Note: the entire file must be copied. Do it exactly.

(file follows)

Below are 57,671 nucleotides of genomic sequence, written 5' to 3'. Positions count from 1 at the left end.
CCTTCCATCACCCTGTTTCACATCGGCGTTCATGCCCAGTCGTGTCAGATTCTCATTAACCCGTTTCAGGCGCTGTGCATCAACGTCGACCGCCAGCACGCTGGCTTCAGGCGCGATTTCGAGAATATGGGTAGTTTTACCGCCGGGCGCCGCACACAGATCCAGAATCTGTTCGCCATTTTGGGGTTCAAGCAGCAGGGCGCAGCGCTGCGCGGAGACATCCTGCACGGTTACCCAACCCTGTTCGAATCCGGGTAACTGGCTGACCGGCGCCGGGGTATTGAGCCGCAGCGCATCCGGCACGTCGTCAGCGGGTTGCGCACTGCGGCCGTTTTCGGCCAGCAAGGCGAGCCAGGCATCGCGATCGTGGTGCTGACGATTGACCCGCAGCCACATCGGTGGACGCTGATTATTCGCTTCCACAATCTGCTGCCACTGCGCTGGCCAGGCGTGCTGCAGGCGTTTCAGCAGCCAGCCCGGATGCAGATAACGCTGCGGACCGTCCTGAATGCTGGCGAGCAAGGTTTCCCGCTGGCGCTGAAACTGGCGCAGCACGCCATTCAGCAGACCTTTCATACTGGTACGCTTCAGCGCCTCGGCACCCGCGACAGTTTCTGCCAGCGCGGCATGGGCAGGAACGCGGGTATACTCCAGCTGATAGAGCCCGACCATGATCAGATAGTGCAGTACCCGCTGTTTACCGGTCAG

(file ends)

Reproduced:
Below are 57,671 nucleotides of genomic sequence, written 5' to 3'. Positions count from 1 at the left end.
CCTTCCATCACCCTGTTTCACATCGGCGTTCATGCCCAGTCGTGTCAGATTCTCATTAACCCGTTTCAGGCGCTGTGCATCAACGTCGACCGCCAGCACGCTGGCTTCAGGCGCGATTTCGAGAATATGGGTAGTTTTACCGCCGGGCGCCGCACACAGATCCAGAATCTGTTCGCCATTTTGGGGTTCAAGCAGCAGGGCGCAGCGCTGCGCGGAGACATCCTGCACGGTTACCCAACCCTGTTCGAATCCGGGTAACTGGCTGACCGGCGCCGGGGTATTGAGCCGCAGCGCATCCGGCACGTCGTCAGCGGGTTGCGCACTGCGGCCGTTTTCGGCCAGCAAGGCGAGCCAGGCATCGCGATCGTGGTGCTGACGATTGACCCGCAGCCACATCGGTGGACGCTGATTATTCGCTTCCACAATCTGCTGCCACTGCGCTGGCCAGGCGTGCTGCAGGCGTTTCAGCAGCCAGCCCGGATGCAGATAACGCTGCGGACCGTCCTGAATGCTGGCGAGCAAGGTTTCCCGCTGGCGCTGAAACTGGCGCAGCACGCCATTCAGCAGACCTTTCATACTGGTACGCTTCAGCGCCTCGGCACCCGCGACAGTTTCTGCCAGCGCGGCATGGGCAGGAACGCGGGTATACTCCAGCTGATAGAGCCCGACCATGATCAGATAGTGCAGTACCCGCTGTTTACCGGTCAG